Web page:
9 Grammatical Pitfalls


[tou-er] /ˈtaʊ ər/
a building or structure high in proportion to its lateral dimensions, either isolated or forming part of a building.
such a structure used as or intended for a stronghold, fortress, prison, etc.
any of various fully enclosed fireproof housings for vertical communications, as staircases, between the stories of a building.
any structure, contrivance, or object that resembles or suggests a tower.
a tall, movable structure used in ancient and medieval warfare in storming a fortified place.
a tall, vertical case with accessible horizontal drive bays, designed to house a computer system standing on a desk or floor.
Compare minitower.
Aviation. control tower.
verb (used without object)
to rise or extend far upward, as a tower; reach or stand high:
The skyscraper towers above the city.
to rise above or surpass others:
She towers above the other students.
Falconry. (of a hawk) to rise straight into the air; to ring up.
tower of strength, a person who can be relied on for support, aid, or comfort, especially in times of difficulty.
Origin of tower1
before 900; (noun) Middle English tour, earlier tur, tor < Old French < Latin turris < Greek týrris, variant of týrsis tower; Middle English tor perhaps in some cases continuing Old English torr < Latin turris, as above; (v.) late Middle English touren, derivative of the noun
Related forms
towerless, adjective
towerlike, adjective


[toh-er] /ˈtoʊ ər/
a person or thing that tows.
1485-95; tow1 + -er1 Unabridged
Based on the Random House Dictionary, © Random House, Inc. 2015.
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Examples from the web for towers
  • Features a mansard roof, and central tower flanked by projecting end towers.
  • Night matches were even played that year using specially erected light towers.
  • She appears at the end of the second volume of the lord of the rings, the two towers.
  • Covert base jumps are often made from tall buildings and antenna towers.
  • The towers are partnered with the athletics department and upi.
  • towers at knights plaza all phases are complete and currently open.
  • However, the towers are surviving remnants of an earlier structure.
  • These towers progressively remove any remaining moisture from the chlorine gas.
  • Pigeon mail service was introduced for which towers were built.
  • The tallest buildings in the city are the two towers of the rambam square complex.
British Dictionary definitions for towers


a tall, usually square or circular structure, sometimes part of a larger building and usually built for a specific purpose: a church tower, a control tower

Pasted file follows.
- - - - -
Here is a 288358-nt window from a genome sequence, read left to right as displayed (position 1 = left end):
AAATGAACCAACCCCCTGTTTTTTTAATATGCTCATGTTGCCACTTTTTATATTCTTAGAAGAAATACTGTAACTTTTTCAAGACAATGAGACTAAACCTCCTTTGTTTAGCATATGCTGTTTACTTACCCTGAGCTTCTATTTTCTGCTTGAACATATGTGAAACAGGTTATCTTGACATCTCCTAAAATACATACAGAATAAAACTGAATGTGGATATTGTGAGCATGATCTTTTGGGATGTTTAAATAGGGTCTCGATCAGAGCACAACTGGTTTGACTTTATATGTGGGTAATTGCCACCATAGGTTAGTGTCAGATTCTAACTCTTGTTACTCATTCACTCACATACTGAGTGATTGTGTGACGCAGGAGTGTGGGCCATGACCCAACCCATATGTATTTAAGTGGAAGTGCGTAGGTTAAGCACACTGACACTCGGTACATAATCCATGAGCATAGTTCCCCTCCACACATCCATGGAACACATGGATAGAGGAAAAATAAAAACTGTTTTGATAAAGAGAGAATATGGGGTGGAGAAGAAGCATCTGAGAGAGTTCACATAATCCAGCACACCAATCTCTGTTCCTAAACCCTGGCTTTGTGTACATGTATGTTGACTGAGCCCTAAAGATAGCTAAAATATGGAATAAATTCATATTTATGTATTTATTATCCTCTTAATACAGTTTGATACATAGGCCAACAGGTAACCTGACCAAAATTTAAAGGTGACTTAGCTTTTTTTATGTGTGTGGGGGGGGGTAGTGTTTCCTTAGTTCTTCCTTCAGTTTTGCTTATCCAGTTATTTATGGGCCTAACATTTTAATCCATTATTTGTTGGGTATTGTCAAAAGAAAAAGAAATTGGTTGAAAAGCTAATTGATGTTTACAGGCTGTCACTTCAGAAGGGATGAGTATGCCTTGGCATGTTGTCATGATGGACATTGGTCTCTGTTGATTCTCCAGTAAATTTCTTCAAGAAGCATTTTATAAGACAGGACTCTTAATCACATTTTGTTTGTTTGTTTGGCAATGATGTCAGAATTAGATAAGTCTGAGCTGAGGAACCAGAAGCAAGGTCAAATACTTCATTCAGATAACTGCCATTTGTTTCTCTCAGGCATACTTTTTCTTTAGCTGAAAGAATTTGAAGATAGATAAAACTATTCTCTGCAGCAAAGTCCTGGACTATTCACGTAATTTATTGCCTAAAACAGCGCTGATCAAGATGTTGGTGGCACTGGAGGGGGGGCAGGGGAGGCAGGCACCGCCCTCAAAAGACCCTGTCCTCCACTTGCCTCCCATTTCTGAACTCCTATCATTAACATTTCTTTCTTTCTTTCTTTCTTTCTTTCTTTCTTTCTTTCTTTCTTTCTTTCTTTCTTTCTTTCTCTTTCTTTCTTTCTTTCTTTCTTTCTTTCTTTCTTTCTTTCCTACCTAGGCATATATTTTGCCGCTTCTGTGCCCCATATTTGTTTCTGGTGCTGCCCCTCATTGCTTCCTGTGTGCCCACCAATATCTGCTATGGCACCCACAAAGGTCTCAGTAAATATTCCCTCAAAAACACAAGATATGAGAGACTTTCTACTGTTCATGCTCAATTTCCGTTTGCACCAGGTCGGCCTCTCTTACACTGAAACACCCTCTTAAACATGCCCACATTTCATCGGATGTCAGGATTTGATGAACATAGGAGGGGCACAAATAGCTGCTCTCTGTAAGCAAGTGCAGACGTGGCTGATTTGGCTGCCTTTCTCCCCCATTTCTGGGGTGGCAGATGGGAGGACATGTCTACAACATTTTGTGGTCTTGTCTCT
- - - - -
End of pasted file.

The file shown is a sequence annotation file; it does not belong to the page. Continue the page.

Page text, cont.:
a place of defence or retreat
a mobile structure used in medieval warfare to attack a castle, etc
tower of strength, a person who gives support, comfort, etc
(intransitive) to be or rise like a tower; loom
Word Origin
C12: from Old French tur, from Latin turris, from Greek
Collins English Dictionary - Complete & Unabridged 2012 Digital Edition
© William Collins Sons & Co. Ltd. 1979, 1986 © HarperCollins
Publishers 1998, 2000, 2003, 2005, 2006, 2007, 2009, 2012
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Word Origin and History for towers



Old English torr, from Latin turris "high structure" (cf. Old French tor, 11c.; Spanish, Italian torre "tower"), possibly from a pre-Indo-European Mediterranean language. Also borrowed separately 13c. as tour, from Old French tur. The modern spelling first recorded in 1520s. Meaning "lofty pile or mass" is recorded from mid-14c.


c.1400; see tower (n.). Related: Towered; towering.

Online Etymology Dictionary, © 2010 Douglas Harper
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towers in the Bible

of Babel (Gen. 11:4), Edar (Gen. 35:21), Penuel (Judg. 8:9, 17), Shechem (9:46), David (Cant. 4:4), Lebanon (7:4), Syene (Ezek. 29:10), Hananeel (Zech. 14:10), Siloam (Luke 13:4). There were several towers in Jerusalem (2 Chr. 26:9; Ps. 48:12). They were erected for various purposes, as watch-towers in vineyard (Isa. 5:2; Matt. 21:33) and towers for defence.

Easton's 1897 Bible Dictionary
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Idioms and Phrases with towers


In addition to the idiom beginning with tower also see: ivory tower
The American Heritage® Idioms Dictionary
Copyright © 2002, 2001, 1995 by Houghton Mifflin Company. Published by Houghton Mifflin Company.
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